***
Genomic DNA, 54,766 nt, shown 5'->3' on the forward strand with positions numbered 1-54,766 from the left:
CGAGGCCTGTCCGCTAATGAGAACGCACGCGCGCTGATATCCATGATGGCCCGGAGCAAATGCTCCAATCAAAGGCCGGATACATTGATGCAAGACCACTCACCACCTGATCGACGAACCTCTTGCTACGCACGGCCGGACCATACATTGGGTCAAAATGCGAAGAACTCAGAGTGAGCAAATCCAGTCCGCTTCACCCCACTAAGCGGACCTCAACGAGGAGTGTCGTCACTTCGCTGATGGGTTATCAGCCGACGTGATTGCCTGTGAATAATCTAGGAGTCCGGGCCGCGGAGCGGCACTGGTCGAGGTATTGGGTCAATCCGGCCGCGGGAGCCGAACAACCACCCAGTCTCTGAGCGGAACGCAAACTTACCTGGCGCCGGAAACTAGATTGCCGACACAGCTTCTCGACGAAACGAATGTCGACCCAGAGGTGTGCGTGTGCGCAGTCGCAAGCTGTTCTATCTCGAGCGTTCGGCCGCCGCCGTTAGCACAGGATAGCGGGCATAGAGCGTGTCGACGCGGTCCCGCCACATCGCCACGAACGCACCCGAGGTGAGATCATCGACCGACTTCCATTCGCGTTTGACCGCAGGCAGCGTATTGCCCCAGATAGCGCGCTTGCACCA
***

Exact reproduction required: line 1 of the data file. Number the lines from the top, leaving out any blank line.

Genomic DNA, 54,766 nt, shown 5'->3' on the forward strand with positions numbered 1-54,766 from the left: